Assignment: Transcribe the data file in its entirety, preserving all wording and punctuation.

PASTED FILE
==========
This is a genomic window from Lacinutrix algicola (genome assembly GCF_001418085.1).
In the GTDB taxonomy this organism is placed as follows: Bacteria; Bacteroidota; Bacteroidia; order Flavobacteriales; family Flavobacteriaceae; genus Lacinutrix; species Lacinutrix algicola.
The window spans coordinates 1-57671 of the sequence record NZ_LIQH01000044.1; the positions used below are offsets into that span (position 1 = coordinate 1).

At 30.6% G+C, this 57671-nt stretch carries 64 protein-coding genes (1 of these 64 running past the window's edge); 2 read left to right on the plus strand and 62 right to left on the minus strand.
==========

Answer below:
This is a genomic window from Lacinutrix algicola (genome assembly GCF_001418085.1).
In the GTDB taxonomy this organism is placed as follows: Bacteria; Bacteroidota; Bacteroidia; order Flavobacteriales; family Flavobacteriaceae; genus Lacinutrix; species Lacinutrix algicola.
The window spans coordinates 1-57671 of the sequence record NZ_LIQH01000044.1; the positions used below are offsets into that span (position 1 = coordinate 1).

At 30.6% G+C, this 57671-nt stretch carries 64 protein-coding genes (1 of these 64 running past the window's edge); 2 read left to right on the plus strand and 62 right to left on the minus strand.